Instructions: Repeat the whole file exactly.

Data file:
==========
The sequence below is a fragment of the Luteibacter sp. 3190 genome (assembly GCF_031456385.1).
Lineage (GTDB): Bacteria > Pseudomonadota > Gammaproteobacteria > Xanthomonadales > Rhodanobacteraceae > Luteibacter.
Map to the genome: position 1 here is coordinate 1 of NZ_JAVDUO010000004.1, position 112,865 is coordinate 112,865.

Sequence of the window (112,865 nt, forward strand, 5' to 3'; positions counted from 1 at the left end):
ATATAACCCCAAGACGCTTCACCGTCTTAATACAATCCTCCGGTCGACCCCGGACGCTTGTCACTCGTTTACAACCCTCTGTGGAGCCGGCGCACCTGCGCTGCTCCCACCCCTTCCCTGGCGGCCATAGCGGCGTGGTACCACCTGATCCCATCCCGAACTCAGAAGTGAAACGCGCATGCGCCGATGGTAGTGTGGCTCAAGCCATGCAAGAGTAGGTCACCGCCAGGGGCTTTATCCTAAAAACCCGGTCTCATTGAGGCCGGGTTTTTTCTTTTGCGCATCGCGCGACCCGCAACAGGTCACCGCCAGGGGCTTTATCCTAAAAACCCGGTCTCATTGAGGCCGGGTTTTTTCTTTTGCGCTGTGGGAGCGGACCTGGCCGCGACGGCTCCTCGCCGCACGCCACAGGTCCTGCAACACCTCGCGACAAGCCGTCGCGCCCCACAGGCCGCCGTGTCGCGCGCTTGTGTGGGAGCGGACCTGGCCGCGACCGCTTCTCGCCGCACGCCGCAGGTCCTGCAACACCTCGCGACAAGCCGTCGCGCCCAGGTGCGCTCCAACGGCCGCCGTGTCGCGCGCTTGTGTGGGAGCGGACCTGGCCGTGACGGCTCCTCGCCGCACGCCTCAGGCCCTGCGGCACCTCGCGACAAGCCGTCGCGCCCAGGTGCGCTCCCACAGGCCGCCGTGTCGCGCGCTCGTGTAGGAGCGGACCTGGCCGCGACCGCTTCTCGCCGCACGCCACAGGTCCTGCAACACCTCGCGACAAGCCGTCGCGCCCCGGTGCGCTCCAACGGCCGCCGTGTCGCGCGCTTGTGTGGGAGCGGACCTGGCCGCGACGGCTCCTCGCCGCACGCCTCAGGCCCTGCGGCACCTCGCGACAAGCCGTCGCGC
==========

The sequence below is a fragment of the Luteibacter sp. 3190 genome (assembly GCF_031456385.1).
Lineage (GTDB): Bacteria > Pseudomonadota > Gammaproteobacteria > Xanthomonadales > Rhodanobacteraceae > Luteibacter.
Map to the genome: position 1 here is coordinate 1 of NZ_JAVDUO010000004.1, position 112,865 is coordinate 112,865.

Sequence of the window (112,865 nt, forward strand, 5' to 3'; positions counted from 1 at the left end):
ATATAACCCCAAGACGCTTCACCGTCTTAATACAATCCTCCGGTCGACCCCGGACGCTTGTCACTCGTTTACAACCCTCTGTGGAGCCGGCGCACCTGCGCTGCTCCCACCCCTTCCCTGGCGGCCATAGCGGCGTGGTACCACCTGATCCCATCCCGAACTCAGAAGTGAAACGCGCATGCGCCGATGGTAGTGTGGCTCAAGCCATGCAAGAGTAGGTCACCGCCAGGGGCTTTATCCTAAAAACCCGGTCTCATTGAGGCCGGGTTTTTTCTTTTGCGCATCGCGCGACCCGCAACAGGTCACCGCCAGGGGCTTTATCCTAAAAACCCGGTCTCATTGAGGCCGGGTTTTTTCTTTTGCGCTGTGGGAGCGGACCTGGCCGCGACGGCTCCTCGCCGCACGCCACAGGTCCTGCAACACCTCGCGACAAGCCGTCGCGCCCCACAGGCCGCCGTGTCGCGCGCTTGTGTGGGAGCGGACCTGGCCGCGACCGCTTCTCGCCGCACGCCGCAGGTCCTGCAACACCTCGCGACAAGCCGTCGCGCCCAGGTGCGCTCCAACGGCCGCCGTGTCGCGCGCTTGTGTGGGAGCGGACCTGGCCGTGACGGCTCCTCGCCGCACGCCTCAGGCCCTGCGGCACCTCGCGACAAGCCGTCGCGCCCAGGTGCGCTCCCACAGGCCGCCGTGTCGCGCGCTCGTGTAGGAGCGGACCTGGCCGCGACCGCTTCTCGCCGCACGCCACAGGTCCTGCAACACCTCGCGACAAGCCGTCGCGCCCCGGTGCGCTCCAACGGCCGCCGTGTCGCGCGCTTGTGTGGGAGCGGACCTGGCCGCGACGGCTCCTCGCCGCACGCCTCAGGCCCTGCGGCACCTCGCGACAAGCCGTCGCGC